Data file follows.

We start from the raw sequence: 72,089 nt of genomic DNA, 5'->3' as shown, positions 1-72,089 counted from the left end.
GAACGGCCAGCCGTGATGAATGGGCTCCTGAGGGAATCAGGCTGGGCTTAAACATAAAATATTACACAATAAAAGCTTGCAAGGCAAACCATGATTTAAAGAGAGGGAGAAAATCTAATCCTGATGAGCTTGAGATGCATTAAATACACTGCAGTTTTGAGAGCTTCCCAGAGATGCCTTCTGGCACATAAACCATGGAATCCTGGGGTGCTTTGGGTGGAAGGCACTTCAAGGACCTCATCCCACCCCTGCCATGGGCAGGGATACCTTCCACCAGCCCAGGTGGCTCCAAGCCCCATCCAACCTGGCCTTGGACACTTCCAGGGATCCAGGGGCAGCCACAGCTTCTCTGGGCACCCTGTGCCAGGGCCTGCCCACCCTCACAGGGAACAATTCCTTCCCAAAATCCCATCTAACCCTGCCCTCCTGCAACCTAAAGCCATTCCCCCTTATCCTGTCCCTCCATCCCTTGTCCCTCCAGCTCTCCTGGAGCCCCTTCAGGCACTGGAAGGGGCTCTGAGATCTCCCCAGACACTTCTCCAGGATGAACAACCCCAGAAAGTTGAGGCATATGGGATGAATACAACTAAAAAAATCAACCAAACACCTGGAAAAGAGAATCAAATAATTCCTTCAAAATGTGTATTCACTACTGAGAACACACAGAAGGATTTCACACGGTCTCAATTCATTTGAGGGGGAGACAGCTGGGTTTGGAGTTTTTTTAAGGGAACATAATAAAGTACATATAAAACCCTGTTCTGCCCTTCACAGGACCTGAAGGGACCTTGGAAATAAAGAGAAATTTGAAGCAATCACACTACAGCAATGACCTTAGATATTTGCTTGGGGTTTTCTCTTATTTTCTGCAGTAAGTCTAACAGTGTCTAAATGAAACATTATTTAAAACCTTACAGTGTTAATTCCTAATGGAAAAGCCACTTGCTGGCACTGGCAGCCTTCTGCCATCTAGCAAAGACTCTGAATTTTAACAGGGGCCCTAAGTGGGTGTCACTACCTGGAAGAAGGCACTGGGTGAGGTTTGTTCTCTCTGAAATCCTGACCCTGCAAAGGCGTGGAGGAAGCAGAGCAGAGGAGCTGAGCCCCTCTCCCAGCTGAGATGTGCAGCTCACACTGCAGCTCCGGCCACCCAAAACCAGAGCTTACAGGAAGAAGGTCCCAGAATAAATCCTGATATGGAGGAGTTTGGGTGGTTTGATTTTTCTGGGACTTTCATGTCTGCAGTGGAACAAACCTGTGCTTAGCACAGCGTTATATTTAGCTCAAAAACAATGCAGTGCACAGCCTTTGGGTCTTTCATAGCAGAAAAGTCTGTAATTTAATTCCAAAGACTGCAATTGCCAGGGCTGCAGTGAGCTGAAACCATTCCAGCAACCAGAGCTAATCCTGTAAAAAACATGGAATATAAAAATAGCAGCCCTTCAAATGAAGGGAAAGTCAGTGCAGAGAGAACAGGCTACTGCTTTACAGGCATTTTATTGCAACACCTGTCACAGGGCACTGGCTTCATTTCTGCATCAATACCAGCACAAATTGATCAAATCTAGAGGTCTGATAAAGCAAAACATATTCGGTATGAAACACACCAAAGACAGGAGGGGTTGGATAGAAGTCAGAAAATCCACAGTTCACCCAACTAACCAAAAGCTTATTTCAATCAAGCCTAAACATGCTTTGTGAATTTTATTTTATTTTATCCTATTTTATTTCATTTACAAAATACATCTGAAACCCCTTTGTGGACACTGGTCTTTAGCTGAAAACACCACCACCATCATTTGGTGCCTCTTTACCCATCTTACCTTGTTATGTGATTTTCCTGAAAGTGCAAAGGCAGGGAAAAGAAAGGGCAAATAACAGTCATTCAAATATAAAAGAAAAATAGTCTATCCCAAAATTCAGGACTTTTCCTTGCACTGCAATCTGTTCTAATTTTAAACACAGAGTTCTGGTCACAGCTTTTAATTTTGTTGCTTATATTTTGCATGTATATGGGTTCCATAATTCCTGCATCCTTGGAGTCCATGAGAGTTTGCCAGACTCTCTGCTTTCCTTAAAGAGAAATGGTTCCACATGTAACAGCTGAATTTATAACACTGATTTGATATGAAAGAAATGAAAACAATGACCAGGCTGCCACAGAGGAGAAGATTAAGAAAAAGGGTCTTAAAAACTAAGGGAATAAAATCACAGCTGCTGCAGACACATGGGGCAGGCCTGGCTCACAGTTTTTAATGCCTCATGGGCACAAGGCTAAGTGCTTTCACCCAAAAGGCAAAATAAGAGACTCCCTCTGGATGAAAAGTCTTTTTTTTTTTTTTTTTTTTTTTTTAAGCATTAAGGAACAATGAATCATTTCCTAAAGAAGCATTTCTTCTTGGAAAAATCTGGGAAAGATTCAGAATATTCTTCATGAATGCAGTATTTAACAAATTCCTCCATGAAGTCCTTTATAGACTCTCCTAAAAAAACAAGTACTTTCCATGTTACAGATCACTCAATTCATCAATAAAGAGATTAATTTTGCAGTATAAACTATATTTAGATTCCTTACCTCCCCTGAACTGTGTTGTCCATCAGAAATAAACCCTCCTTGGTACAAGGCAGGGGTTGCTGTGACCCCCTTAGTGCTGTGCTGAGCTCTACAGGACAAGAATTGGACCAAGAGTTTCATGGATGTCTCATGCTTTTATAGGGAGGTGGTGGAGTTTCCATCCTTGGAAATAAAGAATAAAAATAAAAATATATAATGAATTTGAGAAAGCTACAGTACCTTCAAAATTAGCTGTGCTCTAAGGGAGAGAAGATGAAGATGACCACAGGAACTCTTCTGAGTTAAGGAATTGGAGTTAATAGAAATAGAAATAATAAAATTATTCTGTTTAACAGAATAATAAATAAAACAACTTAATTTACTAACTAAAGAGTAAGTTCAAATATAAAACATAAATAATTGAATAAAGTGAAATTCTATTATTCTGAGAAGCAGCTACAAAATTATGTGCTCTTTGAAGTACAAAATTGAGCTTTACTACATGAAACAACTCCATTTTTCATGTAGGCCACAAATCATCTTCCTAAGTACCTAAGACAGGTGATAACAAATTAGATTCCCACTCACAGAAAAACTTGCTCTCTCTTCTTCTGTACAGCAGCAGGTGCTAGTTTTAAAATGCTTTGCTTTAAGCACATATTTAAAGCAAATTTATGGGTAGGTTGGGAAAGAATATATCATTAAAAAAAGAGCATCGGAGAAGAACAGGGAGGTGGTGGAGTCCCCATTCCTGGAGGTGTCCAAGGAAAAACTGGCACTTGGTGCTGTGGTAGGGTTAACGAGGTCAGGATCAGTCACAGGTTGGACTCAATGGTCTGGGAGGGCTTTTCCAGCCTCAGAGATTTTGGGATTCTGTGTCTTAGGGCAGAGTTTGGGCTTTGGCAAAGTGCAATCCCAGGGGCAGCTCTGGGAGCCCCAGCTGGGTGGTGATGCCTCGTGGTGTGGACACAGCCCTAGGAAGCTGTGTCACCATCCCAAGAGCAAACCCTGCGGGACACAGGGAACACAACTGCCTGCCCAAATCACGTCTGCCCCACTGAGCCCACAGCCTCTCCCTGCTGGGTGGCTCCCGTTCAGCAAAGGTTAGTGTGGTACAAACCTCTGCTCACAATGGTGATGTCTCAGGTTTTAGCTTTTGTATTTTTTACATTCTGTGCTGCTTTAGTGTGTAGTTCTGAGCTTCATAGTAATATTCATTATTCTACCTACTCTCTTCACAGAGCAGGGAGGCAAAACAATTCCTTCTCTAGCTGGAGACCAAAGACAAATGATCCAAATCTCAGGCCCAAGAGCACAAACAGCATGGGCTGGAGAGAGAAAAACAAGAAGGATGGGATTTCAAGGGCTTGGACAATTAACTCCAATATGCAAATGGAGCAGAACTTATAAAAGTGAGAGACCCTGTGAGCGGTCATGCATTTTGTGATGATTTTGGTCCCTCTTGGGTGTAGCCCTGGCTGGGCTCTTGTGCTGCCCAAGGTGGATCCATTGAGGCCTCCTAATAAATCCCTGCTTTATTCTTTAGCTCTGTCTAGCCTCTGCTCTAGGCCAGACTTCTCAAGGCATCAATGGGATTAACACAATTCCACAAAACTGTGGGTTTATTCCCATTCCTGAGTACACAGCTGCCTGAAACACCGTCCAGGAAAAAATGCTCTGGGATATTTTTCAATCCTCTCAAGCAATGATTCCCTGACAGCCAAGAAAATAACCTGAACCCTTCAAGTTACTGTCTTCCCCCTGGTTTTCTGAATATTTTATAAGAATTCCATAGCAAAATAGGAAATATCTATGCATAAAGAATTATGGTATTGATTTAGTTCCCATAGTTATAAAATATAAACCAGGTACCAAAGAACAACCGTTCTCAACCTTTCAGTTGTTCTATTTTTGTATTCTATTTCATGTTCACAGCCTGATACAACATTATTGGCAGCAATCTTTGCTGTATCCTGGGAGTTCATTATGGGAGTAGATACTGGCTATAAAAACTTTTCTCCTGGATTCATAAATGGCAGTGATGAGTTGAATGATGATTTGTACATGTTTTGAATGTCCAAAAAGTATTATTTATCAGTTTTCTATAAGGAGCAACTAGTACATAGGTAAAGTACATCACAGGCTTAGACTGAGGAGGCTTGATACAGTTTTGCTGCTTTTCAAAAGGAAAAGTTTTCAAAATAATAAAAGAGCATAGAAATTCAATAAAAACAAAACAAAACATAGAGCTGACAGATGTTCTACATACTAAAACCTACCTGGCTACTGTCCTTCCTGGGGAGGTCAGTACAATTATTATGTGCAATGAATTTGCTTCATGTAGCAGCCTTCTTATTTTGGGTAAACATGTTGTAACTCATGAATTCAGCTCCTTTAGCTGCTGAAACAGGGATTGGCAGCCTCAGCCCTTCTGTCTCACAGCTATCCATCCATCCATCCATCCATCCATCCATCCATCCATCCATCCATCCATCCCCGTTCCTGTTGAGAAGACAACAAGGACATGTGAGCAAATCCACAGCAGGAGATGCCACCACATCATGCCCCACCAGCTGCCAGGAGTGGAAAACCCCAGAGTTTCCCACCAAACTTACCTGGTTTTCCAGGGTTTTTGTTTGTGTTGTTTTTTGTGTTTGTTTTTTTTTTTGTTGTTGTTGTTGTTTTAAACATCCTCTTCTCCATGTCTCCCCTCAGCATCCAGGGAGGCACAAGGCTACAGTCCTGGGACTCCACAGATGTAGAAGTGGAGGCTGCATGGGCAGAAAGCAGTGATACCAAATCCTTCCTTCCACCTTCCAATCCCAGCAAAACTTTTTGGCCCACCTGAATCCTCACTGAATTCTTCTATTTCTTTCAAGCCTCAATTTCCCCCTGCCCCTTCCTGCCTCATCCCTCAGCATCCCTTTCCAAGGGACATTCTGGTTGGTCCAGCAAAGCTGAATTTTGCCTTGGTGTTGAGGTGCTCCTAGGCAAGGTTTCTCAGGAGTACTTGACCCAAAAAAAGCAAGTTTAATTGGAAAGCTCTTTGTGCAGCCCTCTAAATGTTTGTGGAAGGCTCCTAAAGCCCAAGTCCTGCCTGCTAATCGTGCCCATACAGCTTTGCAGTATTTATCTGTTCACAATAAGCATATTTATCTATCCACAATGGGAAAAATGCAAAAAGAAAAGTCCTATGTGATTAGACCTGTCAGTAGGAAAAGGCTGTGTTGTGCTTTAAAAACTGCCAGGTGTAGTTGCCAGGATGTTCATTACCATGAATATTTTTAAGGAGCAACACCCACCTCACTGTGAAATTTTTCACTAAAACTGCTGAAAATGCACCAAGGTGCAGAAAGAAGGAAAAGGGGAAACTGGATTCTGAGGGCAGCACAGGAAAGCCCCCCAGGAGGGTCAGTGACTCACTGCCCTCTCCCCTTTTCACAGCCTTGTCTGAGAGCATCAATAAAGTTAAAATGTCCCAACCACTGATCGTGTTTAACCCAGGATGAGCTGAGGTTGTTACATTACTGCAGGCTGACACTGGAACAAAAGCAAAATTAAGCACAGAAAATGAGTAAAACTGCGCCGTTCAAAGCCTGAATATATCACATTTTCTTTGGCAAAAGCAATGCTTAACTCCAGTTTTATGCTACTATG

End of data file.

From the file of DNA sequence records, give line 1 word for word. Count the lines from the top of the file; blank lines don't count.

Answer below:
We start from the raw sequence: 72,089 nt of genomic DNA, 5'->3' as shown, positions 1-72,089 counted from the left end.